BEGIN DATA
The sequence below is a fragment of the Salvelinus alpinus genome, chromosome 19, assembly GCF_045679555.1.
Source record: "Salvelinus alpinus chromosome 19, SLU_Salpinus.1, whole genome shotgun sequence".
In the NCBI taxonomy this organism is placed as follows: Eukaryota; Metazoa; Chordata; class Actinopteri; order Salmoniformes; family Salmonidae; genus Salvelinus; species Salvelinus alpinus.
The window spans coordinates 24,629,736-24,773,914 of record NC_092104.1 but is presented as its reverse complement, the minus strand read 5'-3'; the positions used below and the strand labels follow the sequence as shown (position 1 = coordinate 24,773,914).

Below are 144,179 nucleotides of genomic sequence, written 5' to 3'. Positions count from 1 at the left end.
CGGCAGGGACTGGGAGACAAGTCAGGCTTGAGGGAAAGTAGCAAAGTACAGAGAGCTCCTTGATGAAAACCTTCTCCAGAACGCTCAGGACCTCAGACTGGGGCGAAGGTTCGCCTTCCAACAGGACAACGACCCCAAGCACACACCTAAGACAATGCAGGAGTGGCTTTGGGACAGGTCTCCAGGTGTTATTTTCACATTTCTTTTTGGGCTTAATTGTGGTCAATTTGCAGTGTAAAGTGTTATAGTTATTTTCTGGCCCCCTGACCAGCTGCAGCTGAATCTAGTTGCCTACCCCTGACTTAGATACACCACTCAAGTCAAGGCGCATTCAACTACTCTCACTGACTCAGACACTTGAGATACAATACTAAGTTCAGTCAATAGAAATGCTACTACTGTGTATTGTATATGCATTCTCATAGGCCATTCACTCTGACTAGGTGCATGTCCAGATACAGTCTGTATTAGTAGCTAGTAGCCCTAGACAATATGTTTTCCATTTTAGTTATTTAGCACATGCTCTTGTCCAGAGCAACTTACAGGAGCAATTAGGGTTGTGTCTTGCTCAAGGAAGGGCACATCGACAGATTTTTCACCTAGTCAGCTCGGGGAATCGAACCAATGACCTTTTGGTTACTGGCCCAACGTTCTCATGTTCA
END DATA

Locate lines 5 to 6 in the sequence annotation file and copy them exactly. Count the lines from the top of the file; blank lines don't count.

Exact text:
Below are 144,179 nucleotides of genomic sequence, written 5' to 3'. Positions count from 1 at the left end.
CGGCAGGGACTGGGAGACAAGTCAGGCTTGAGGGAAAGTAGCAAAGTACAGAGAGCTCCTTGATGAAAACCTTCTCCAGAACGCTCAGGACCTCAGACTGGGGCGAAGGTTCGCCTTCCAACAGGACAACGACCCCAAGCACACACCTAAGACAATGCAGGAGTGGCTTTGGGACAGGTCTCCAGGTGTTATTTTCACATTTCTTTTTGGGCTTAATTGTGGTCAATTTGCAGTGTAAAGTGTTATAGTTATTTTCTGGCCCCCTGACCAGCTGCAGCTGAATCTAGTTGCCTACCCCTGACTTAGATACACCACTCAAGTCAAGGCGCATTCAACTACTCTCACTGACTCAGACACTTGAGATACAATACTAAGTTCAGTCAATAGAAATGCTACTACTGTGTATTGTATATGCATTCTCATAGGCCATTCACTCTGACTAGGTGCATGTCCAGATACAGTCTGTATTAGTAGCTAGTAGCCCTAGACAATATGTTTTCCATTTTAGTTATTTAGCACATGCTCTTGTCCAGAGCAACTTACAGGAGCAATTAGGGTTGTGTCTTGCTCAAGGAAGGGCACATCGACAGATTTTTCACCTAGTCAGCTCGGGGAATCGAACCAATGACCTTTTGGTTACTGGCCCAACGTTCTCATGTTCA